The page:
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Reconceptualising vulnerable children by acknowledging their assets

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Abstract:

We report on a study that sought to find alternative pathways to conceptualising vulnerable children. We have extracted a section from a longitudinal study that focuses on the ways in which vulnerable children in a rural community in South Africa cope with the impact of HIV and AIDS. We relied on the concepts of assets, resources and capacities to guide our understanding of 'vulnerable children', in an attempt to open up conceptualisations of the term, which have previously almost exclusively focused on deficits and needs. The study used a case study design with a small group of children who were engaged in making memory boxes. The study shows that numerous resources and capacities for coping and well-being are evident within and around the children. Most prominent among the capacities of the participants in this study are a positive identity and essential social competencies.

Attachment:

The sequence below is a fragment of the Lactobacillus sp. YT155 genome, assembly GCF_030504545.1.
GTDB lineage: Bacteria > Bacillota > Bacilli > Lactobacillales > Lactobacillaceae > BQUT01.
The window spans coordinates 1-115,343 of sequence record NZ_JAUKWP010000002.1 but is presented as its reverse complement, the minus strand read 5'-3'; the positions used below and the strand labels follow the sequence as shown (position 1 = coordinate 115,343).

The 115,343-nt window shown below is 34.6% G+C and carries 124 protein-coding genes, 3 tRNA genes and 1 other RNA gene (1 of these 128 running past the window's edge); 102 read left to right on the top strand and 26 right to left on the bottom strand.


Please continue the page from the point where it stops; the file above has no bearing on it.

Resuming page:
Keywords: AFRICA; CASE STUDY; CHILD WELL-BEING; EMOTIONAL SUPPORT; HIV/AIDS; INTERPERSONAL SKILLS; MEMORY BOXES; PSYCHOLOGICAL ASPECTS; RURAL COMMUNITIES

Document Type: Research Article

Publication date: April 1, 2007

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  • Co-Published by NISC and Routledge - Subscriber access available here
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